LYNNE: Is there a character in The Amazing Adventures of Dashing Prince Dietrich who you particularly relate to, or who is your favorite--who and why?
IGOR: I like Crispin, in a way. He is patient, intelligent, courageous. He does live and act in Dick's shadow, but then he is not without his own will and personality. He is a strong driving force, and he has a sense of purpose about him that does not shift or fade away when things turn ugly. He copes well under pressure, and he never loses his moral compass. Crispin is who Prince Dietrich should have been in an ideal world.
LYNNE: Is this your first novel? What else have you written? Published?
IGOR: I have written quite a few books in the last 25 years or so. My first fully complete novel dates back to 1990. I wrote it as a kid in an A5-sized notebook, a total of 199 pages. It's a silly adventure, and the plot is so full of holes, it's ridiculous. And yet, it has its charm. I am actually working on translating it and getting it published, without editing the plot whatsoever. Then, I've completed a huge epic saga back in the late 90s, which I never released, followed by half a dozen incomplete works that culminated into The Lost Words series, published between 2012-2015. That can be considered my first real outing into the market. Since, I've accelerated the pace of my writing as well as publications. I've participated in three - actually four (one coming up soon) - anthologies sponsored and led by the SFFworld.com team in the past five years. One of these stories even got nominated for a Sidewise Award for Alternative History, which makes me extra proud. Lastly, I have also authored three technical books, including one by Morgan-Kaufmann/Elsevier.
LYNNE: If you were given the opportunity to form a book club with your favorite authors of all time, which legends or contemporary writers would you want to become a part of the club?
IGOR: This is an excellent question. Let me see. I would go with: J. R. R. Tolkien, J. V. Jones, Paul Kearney, Joe Abercrombie, Terry Pratchett, Neil Gaiman, Leon Uris, Bill Gunston, Lynn Flewelling, Stephen Budiansky, Paul Feval, and of course, William Shakespeare. There might be a few more, but this is my instinctual response, without overthinking it.
LYNNE: Tell us a bit about yourself. What is your background and when did you start writing?
IGOR: I am a former physicist who now works in IT as a principal engineer. I have a lot of hobbies and colorful interests, including website design, 3D art, and, in addition to all the technical articles and science-related posts, I write car reviews on my main blog. I speak three languages, stammer another three, and I can read five different alphabets. I'm a horrible dancer but I'm an awesome Karaoke singer. I'm also much less funny than I perceive myself to be. I started writing when my age crossed into the double-digit range, and I've been doing it ever since. It's a deep need inside me. It just comes out.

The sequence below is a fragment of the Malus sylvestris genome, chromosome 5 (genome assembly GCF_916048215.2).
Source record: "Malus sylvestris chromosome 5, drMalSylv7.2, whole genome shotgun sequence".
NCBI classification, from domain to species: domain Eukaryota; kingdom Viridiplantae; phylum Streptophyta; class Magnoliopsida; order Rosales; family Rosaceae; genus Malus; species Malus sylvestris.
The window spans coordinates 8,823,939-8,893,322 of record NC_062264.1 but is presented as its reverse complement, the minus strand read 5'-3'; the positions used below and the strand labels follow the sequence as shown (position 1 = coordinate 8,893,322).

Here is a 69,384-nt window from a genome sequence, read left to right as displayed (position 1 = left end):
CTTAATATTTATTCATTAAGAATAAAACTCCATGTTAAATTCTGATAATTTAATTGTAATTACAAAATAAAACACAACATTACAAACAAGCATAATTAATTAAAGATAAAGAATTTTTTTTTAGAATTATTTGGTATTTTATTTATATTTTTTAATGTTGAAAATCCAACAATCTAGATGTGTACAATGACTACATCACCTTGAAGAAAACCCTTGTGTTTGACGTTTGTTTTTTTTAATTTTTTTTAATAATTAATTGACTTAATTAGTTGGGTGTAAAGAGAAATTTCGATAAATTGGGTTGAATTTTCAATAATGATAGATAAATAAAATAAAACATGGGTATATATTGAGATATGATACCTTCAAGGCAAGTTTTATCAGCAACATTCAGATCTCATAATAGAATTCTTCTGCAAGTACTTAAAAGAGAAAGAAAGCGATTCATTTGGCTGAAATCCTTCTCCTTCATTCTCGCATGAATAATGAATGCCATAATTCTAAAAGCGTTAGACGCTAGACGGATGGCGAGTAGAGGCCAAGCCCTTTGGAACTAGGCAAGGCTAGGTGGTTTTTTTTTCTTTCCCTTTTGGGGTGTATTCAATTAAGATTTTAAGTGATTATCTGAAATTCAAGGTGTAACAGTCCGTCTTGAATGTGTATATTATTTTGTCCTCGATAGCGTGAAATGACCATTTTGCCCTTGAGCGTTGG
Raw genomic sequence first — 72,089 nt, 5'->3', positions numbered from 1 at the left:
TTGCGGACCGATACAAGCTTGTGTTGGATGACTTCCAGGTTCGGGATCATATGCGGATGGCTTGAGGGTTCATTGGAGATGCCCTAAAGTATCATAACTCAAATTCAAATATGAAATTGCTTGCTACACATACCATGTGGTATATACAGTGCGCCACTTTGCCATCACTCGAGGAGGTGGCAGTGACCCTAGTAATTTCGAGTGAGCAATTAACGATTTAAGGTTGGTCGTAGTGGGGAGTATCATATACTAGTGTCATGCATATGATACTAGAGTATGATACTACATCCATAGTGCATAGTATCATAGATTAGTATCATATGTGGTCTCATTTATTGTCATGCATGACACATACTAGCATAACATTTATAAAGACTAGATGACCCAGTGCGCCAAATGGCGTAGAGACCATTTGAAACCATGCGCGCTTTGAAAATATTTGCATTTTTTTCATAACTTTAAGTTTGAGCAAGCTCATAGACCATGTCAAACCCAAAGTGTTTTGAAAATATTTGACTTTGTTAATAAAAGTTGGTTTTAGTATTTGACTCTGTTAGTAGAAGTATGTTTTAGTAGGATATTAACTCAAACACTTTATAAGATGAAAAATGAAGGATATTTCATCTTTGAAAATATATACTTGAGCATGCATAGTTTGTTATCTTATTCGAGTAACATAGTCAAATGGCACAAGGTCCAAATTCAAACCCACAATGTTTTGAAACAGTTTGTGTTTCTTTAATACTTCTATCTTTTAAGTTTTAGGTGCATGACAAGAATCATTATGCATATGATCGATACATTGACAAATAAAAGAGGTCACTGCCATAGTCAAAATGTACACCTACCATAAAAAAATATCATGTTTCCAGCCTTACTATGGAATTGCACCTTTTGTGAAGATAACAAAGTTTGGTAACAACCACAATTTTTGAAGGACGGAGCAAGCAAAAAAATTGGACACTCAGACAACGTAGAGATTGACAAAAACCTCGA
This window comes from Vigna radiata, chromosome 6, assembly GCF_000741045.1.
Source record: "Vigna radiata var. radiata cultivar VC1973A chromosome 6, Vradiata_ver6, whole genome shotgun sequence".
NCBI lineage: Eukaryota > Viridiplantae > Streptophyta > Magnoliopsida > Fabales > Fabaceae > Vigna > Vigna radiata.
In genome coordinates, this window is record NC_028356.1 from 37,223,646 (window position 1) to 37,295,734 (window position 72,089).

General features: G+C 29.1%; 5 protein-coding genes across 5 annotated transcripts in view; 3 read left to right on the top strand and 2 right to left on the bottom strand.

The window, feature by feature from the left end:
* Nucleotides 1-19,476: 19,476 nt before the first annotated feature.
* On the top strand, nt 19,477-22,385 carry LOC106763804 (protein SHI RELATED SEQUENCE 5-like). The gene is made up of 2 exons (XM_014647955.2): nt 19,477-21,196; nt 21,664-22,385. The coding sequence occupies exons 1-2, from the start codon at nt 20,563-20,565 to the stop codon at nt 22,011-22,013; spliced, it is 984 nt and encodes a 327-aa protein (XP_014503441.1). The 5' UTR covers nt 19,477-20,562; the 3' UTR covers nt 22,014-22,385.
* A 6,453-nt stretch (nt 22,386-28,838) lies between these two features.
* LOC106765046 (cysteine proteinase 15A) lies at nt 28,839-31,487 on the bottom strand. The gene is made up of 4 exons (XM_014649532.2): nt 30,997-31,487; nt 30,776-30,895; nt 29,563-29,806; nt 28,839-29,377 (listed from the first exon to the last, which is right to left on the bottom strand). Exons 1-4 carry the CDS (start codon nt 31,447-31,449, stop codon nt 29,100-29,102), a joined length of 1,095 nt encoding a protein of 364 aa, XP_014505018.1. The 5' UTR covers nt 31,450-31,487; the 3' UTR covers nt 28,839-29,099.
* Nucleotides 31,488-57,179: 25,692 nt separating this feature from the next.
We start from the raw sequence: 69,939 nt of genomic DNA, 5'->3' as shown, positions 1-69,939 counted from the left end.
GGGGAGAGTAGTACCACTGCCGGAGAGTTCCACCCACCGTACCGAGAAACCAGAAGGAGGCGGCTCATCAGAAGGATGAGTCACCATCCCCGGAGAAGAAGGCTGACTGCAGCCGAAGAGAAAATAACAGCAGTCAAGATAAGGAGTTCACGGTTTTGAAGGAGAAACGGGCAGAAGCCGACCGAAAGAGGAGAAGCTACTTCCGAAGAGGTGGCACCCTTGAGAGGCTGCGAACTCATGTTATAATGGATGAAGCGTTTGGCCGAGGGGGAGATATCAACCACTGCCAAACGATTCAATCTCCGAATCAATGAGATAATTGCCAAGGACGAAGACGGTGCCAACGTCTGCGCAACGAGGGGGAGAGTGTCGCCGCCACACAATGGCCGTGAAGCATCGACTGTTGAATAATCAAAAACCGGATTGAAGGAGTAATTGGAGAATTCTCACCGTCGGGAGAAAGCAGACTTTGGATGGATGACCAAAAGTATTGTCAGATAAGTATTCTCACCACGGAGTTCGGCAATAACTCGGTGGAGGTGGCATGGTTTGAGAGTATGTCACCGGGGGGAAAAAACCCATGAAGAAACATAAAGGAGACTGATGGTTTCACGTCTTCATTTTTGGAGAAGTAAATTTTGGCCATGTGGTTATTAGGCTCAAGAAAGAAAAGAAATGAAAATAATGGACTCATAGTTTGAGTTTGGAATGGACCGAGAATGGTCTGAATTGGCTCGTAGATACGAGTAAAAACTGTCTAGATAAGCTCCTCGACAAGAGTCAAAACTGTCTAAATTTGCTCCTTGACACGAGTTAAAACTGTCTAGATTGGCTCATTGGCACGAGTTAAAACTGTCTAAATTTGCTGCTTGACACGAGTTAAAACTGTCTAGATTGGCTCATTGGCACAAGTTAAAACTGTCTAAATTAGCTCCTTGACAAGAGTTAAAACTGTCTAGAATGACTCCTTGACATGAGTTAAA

LYNNE: Are there any resources that were particularly helpful to you and that you'd recommend to new writers?
IGOR: I have learned a lot of stuff through trial and error. Sorry, that's a wrong term. Through trial and more trial. It's not about errors, it's about improving on what you do and making it better, faster, more elegant, more professional. The one big lesson is that you will NEVER be 100% happy with the outcome of your work. Never. You just need to accept that and move on. Do not try to improve an existing work. Looking back, you will always find reasons and excuses why it could have been done better, and there will be a temptation to revisit that old book or story, and try to fix it. Don't. Write ANOTHER book and ANOTHER story, and THAT will be the improvement you seek. With time, you will start seeing patterns in your writing and storytelling and learn how to avoid pitfalls of sidetracking yourself with narrative fallacies and your own paradoxes. Finally, you must be professional about it, whether you go solo, indie, self or paid. You need an editor, you need a skilled proofreader, and you need a real artist for your covers. Do not try to shortcut it, it won't work.
LYNNE: Finally, what are you working on now?
IGOR: I have just finished the second volume in the Woes & Hose series. It's called The Glorious Adventures of Glamorous Prince Dietrich. Let us all take a moment to appreciate that. I also have a zombie novella waiting to be published, and it's written in first person, something that I've never done before. There's my childhood book, and I'm putting the last polish on the biblical story of Samson & Delilah, but with dragons in it. Let there be dragons! Next year, I will write the second zombie novella in this open-ended series, and most likely finish the Prince Dietrich trilogy. After that, who knows?
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Lynne Hinkey‘s website.